Social media at its creepiest is the modus operandi of Caroline Kepnes’ terrifyingly creepy antagonist in her debut novel You. Guinevere Beck walks into to the book store where Joe works and his world is flipped upside down. She is perfect. The absolute perfect woman for him, and he will do everything he can to make her see that he is the prefect guy for her. He grabs her name off her credit card, which she uses to pay, instead of cash, so that he can see her name, of course. Joe accesses her facebook and twitter accounts to follow her and ends up being able to figure out her address. Beck, as she is more commonly known, is an extrovert of the highest order. Her apartment faces the street and Beck never closes the blinds, no matter what activities are taking place in there. Joe uses all that he learns of Beck to orchestrate another ‘random’ meeting… the quotations referring to the fact that Joe spends all of his free time following Beck everywhere, making it easy to ‘run’ into her. Beck makes it easy by almost killing herself, giving Joe the opportunity to swoop in and rescue her. One stolen phone later, Joe now has everything he needs to keep tabs on Beck 24/7 and get to know everything about her, via constant life update emails to her 3 best friends. The only problem is that Beck is surrounded by people who aim to keep Joe out; Benji, the rich entitled playboy who is stringing Beck along and Peach, Beck’s rich, entitled best friend from childhood. “It’s amazing how you can see money in people. His chick-smooth hands have been softening for centuries before he was born and his thick hair never thinned from nights in the wind, days bent over shoveling snow or sand or ash. Something about that hair, something about the slope of his nose proves that life is unfair.” Luckily Joe has a plan for them.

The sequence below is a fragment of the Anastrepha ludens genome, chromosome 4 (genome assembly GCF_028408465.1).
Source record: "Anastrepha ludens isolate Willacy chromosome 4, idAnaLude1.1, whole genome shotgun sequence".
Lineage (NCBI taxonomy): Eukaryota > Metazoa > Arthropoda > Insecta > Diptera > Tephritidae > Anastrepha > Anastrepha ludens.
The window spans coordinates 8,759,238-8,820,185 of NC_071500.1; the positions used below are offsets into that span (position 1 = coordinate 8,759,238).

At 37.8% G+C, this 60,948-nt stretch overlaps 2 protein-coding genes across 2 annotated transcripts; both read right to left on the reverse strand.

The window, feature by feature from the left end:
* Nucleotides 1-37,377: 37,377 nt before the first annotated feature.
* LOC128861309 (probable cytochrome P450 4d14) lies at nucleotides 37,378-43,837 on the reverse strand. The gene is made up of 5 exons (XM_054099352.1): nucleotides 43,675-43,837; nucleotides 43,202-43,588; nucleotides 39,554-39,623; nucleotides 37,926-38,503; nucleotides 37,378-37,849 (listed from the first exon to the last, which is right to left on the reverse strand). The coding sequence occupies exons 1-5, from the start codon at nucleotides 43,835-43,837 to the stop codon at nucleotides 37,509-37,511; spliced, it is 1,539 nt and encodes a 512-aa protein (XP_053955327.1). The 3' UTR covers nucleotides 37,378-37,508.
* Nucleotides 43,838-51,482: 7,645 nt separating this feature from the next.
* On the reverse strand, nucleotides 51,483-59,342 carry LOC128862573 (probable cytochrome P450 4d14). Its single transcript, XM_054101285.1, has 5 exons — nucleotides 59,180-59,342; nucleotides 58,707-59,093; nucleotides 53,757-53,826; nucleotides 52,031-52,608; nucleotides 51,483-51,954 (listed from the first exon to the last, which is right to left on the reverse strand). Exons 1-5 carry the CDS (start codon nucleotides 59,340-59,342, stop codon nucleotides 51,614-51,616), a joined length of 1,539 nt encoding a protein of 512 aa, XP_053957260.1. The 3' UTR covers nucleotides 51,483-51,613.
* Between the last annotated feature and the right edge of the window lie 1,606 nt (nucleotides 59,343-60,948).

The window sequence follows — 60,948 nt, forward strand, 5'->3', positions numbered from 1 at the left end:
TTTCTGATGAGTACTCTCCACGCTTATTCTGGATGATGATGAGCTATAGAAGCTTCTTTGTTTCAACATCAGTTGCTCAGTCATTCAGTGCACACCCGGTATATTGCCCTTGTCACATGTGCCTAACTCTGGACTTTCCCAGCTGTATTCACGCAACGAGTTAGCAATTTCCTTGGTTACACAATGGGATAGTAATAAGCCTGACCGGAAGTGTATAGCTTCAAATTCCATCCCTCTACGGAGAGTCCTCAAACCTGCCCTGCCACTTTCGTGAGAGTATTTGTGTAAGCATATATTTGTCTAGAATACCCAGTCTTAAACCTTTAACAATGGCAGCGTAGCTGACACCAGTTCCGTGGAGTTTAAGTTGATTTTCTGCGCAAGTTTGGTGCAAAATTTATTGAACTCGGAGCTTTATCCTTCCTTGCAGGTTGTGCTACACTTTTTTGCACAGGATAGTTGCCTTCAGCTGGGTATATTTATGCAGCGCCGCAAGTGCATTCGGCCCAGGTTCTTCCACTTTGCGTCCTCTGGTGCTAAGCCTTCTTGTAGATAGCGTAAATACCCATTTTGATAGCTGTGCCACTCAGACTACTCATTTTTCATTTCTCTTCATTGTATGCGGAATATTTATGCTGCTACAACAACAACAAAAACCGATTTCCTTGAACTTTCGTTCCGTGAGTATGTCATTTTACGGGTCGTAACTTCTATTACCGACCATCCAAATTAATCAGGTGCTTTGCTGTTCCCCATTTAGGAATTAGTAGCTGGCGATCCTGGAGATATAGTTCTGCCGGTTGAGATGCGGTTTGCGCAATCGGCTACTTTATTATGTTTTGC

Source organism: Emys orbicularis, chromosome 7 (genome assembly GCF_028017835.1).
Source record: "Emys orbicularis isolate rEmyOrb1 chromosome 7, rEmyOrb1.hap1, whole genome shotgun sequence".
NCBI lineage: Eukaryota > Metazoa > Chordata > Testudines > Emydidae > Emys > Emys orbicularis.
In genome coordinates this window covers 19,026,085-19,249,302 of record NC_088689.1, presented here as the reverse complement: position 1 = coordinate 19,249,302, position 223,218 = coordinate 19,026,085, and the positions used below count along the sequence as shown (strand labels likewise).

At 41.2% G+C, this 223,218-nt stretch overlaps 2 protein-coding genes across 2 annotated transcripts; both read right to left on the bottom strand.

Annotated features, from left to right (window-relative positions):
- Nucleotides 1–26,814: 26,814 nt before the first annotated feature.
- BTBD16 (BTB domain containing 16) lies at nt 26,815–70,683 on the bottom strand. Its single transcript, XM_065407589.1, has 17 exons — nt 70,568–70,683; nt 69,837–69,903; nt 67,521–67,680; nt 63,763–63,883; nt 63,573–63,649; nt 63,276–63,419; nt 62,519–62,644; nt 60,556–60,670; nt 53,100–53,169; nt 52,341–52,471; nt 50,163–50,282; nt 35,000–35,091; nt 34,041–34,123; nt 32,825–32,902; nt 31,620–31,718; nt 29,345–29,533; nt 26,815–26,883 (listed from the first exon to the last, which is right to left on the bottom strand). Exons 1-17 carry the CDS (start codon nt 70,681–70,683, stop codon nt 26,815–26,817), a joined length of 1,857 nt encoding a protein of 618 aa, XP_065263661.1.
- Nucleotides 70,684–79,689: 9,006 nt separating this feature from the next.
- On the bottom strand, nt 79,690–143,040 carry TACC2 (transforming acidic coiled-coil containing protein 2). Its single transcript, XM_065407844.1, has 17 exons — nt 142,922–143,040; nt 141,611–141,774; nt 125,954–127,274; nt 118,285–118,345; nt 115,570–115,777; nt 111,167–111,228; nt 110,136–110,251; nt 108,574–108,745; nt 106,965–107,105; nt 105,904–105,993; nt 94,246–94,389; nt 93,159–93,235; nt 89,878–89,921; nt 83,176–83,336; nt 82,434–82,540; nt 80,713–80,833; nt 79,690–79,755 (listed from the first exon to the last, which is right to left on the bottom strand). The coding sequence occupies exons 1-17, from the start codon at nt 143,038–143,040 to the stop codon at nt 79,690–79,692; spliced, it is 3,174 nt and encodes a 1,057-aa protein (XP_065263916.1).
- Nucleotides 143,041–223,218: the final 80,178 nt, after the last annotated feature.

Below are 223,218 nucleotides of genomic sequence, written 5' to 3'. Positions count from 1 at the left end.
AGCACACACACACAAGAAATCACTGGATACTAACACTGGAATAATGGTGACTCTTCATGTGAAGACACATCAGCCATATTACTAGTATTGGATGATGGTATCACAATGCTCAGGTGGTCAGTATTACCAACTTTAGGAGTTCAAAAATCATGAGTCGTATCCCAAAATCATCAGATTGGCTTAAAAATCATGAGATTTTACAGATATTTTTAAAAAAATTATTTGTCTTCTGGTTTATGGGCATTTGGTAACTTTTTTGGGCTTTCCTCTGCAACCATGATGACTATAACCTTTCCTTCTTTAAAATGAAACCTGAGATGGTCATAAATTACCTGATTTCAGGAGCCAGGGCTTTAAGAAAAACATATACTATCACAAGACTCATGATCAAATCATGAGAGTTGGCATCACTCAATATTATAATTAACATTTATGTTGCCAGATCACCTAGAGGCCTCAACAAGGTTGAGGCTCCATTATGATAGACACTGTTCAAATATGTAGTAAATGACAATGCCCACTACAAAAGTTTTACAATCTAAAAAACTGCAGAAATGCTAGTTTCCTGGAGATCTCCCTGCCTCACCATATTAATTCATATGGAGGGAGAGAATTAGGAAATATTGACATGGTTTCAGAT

This book is creepy to the max! I’m amazed by how many woman reviewed this book said that they liked or identified with Joe. He is one of the creepiest characters that I have ever read. He methodically manipulates events to entrench himself into Becks life, meanwhile telling himself how much she deserves him, how most people might think there is something wrong with him, but really he is just saving her. I think that maybe the fact that Beck is not the most loveable girl makes it easier to feel for Joe? Maybe, that is, if Joe hadn’t done this before. But he’s just looking for love! you cry… What's truly terrifying is how easy it is for Joe to get what he wants. Anything he wants to know about Beck she puts right out there in the open for anyone to see, she constantly tweets about where she is going or what she is doing. The more I read about Beck the more I dislike her and the more I don’t trust her… there is definitely something go on with her that we don’t know yet, and I think that might end up making her and Joe a better pair than one might think!